A guide to: Window coverings

Different types of window covering can transform a room into a world of its own. How we filter daylight in gives a variety of aesthetics, and sets the mood of an interior. While an abundance of daylight creates an illusion of space and keeps us happy, we should not forget to consider its practicality. For intimate spaces like bedrooms, the appropriate window covering should be selected such that there is sufficient screening for privacy. The amount of natural light coming into a room should also be suitable for its use. Whether you are using curtains or blinds, their material and hanging methods would result in different looks and functions.

As a brief introduction, the table below sums up some commonly used window coverings, materials and their suitable use.

Window Treatments Material Typical Usage Light Control Blackout
Venetian Blinds Aluminium
Solid Wood
Good Poor
Roller Blinds Vinyl Office
Average Good
Roman Blinds Fabric Residential
Average Average
Vertical Blinds Vinyl Office
Good Poor
Day & Night Curtains Fabric Residential
Good Good
Café Curtains Fabric F&B
Poor Poor
Figuring out which window covering to install involves many considerations. To help you make your choice, we have listed down the differing properties of blinds and drapery below.

Venetian Blinds
Roller Blinds
Roman Blinds
Vertical Blinds
Blinds are characterized by their horizontal or vertical form. They provide a clean, minimalist aesthetic as they can be neatly tucked away when not in use. Different types of blinds have varying blackout properties, and by lining the back of the blinds with fabric of thermal properties, we can keep the heat out on particularly sunny days.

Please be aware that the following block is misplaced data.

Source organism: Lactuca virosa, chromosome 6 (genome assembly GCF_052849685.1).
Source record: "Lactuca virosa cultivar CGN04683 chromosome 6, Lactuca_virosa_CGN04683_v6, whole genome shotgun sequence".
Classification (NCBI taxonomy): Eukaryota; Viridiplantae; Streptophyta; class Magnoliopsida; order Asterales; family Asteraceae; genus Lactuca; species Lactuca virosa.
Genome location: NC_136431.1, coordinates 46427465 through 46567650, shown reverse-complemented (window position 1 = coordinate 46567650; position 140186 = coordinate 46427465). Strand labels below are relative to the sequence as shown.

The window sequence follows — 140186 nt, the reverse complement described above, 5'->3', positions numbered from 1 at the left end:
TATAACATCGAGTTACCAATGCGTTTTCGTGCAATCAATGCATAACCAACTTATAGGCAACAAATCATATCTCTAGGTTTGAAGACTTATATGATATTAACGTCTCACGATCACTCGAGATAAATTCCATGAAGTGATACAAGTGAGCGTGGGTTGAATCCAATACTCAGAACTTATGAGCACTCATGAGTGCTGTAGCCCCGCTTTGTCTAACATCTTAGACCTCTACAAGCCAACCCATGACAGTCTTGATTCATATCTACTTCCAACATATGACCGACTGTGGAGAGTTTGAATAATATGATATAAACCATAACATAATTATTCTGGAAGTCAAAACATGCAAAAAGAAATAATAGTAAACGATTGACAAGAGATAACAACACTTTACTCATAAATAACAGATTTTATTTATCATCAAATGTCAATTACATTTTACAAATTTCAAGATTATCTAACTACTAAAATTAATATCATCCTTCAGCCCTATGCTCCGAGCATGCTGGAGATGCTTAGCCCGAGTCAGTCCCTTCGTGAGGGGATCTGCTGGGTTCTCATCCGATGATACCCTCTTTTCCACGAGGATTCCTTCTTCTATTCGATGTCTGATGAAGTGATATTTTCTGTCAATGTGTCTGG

Venetian blinds have horizontal slats which are normally in aluminium, vinyl or solid wood finish. Vertical blinds have vertical slats and are typically used over a larger span of window or sliding doors. Both venetian and vertical blinds allow good control over the amount of light entering a space as they can be adjusted, while still maintaining a certain level of privacy. However, due to gaps in between the slats, a full blackout is not achievable with them.

Roller blinds and Roman blinds are made of fabric. Being mounted on a roller, they can be completely hidden from sight when retracted. To tuck your blinds away in a cove or pelmet, cater a spacing of about 100mm in width. To achieve a full blackout with roller blinds, select the right fabric and ensure that the edges of the window are fitted with a glider for the blinds. This closes up any possible gaps that could cause light seepage. Roman blinds bunch up into a series of cascading folds when drawn up, giving it a softer look in the family of blinds.

Day & Night Curtains
Café Curtains
Day and night curtains, also known as drapery, are versatile in its use. Depending on the type of fabric they are made of, they can filter out varying degrees of light and sound. For example, blackout curtains block out light completely, and acoustic curtains may be used to soundproof an area. Day curtains, as the name suggests, are curtains that are drawn during the day for privacy while still having natural light come through. They usually come in lighter, sheer fabric and are often paired with a night curtain which is thicker and opaque.